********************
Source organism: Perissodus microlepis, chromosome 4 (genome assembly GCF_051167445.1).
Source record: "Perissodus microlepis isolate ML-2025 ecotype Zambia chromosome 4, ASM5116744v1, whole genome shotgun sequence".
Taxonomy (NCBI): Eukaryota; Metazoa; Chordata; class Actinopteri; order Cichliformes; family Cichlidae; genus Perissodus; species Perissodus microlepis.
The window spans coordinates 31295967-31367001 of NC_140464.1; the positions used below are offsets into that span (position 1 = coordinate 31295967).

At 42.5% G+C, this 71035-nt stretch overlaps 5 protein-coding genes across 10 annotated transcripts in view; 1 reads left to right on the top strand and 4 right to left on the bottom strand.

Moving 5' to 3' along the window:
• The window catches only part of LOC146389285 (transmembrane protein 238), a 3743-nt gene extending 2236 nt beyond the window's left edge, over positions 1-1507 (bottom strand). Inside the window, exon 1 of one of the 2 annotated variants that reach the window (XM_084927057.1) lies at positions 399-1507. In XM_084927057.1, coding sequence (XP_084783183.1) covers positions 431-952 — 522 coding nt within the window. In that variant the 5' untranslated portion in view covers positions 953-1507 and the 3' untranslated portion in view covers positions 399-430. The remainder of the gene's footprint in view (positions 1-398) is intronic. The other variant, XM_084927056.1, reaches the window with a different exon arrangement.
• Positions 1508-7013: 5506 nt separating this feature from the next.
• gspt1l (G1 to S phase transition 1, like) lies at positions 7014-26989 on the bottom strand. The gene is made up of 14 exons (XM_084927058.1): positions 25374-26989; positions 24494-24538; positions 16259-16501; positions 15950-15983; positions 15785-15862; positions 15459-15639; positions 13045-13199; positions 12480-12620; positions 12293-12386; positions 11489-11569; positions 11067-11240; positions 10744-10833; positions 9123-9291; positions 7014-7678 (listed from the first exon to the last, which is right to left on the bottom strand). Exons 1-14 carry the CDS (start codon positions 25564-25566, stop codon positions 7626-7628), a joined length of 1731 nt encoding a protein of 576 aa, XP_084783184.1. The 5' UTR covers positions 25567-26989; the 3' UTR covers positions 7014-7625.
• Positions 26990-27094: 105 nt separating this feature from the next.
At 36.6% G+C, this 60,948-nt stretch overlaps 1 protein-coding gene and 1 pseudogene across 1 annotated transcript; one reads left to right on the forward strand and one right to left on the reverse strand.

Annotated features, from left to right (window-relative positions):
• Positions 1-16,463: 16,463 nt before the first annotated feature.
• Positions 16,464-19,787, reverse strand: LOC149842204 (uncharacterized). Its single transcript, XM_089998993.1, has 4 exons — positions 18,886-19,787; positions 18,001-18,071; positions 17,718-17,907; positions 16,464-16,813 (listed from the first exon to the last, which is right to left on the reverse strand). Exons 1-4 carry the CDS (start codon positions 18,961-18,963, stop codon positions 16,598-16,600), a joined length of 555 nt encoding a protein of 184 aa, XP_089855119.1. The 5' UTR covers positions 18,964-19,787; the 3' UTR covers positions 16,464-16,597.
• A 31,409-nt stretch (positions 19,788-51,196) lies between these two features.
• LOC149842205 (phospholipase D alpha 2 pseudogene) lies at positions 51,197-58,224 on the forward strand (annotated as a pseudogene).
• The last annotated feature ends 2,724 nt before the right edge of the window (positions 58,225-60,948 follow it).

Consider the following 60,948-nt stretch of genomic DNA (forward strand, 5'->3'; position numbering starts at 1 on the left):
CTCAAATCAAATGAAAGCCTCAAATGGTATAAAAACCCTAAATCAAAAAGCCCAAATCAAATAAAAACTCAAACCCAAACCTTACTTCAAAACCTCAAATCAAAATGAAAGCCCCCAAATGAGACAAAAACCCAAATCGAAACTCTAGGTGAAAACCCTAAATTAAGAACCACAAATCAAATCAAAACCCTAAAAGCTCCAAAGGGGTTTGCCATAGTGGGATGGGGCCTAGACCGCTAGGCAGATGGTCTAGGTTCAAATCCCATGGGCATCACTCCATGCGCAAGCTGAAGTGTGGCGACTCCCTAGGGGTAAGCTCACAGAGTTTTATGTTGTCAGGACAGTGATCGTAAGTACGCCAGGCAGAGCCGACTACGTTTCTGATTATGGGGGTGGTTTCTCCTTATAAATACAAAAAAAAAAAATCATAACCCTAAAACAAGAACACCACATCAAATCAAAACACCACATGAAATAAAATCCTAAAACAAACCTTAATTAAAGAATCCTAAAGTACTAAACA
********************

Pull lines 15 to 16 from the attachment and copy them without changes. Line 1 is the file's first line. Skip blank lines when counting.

• A 31,409-nt stretch (positions 19,788-51,196) lies between these two features.
• LOC149842205 (phospholipase D alpha 2 pseudogene) lies at positions 51,197-58,224 on the forward strand (annotated as a pseudogene).